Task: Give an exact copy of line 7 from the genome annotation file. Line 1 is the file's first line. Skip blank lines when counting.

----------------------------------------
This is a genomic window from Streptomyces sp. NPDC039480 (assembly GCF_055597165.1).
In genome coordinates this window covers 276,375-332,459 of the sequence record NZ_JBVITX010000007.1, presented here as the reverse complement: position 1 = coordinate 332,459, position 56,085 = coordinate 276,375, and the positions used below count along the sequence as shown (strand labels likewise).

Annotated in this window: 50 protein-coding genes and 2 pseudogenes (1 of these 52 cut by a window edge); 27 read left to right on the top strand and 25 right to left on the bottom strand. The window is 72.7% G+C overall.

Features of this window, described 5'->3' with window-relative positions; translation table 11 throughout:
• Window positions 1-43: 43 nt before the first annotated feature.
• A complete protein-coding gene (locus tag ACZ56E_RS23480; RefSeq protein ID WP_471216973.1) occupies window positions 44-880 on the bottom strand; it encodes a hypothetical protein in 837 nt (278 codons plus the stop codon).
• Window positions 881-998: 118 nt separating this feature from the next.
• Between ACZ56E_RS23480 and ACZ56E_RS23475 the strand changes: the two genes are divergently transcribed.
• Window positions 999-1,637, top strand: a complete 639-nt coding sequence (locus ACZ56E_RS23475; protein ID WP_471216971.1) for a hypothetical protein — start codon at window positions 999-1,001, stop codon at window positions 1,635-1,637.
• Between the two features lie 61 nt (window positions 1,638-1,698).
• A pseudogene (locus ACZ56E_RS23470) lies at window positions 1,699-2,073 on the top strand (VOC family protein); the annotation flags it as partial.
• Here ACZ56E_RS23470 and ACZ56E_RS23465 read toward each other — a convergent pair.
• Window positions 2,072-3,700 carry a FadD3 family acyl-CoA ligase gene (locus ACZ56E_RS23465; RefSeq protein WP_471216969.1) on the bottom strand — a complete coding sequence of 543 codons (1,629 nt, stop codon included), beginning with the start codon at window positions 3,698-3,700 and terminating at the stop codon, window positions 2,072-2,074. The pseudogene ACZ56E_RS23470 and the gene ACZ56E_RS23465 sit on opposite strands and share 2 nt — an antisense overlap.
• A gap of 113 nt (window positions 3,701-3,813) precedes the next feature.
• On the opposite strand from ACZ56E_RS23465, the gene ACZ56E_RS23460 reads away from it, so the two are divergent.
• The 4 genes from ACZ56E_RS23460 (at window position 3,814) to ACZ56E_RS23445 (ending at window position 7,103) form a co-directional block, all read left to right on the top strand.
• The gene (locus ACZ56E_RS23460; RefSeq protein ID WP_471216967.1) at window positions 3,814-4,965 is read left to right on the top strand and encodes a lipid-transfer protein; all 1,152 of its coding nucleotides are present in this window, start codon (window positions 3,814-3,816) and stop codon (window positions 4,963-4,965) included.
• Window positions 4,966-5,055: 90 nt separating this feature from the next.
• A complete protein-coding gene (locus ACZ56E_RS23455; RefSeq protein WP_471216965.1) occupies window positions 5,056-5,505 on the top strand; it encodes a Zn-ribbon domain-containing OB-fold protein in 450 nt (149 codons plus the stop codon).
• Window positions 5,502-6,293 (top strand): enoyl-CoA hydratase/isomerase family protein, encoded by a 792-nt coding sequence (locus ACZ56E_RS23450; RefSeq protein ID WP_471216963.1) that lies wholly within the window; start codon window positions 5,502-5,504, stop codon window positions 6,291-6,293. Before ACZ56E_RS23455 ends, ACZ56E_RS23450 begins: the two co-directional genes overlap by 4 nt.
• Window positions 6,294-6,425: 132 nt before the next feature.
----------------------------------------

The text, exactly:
• Window positions 881-998: 118 nt separating this feature from the next.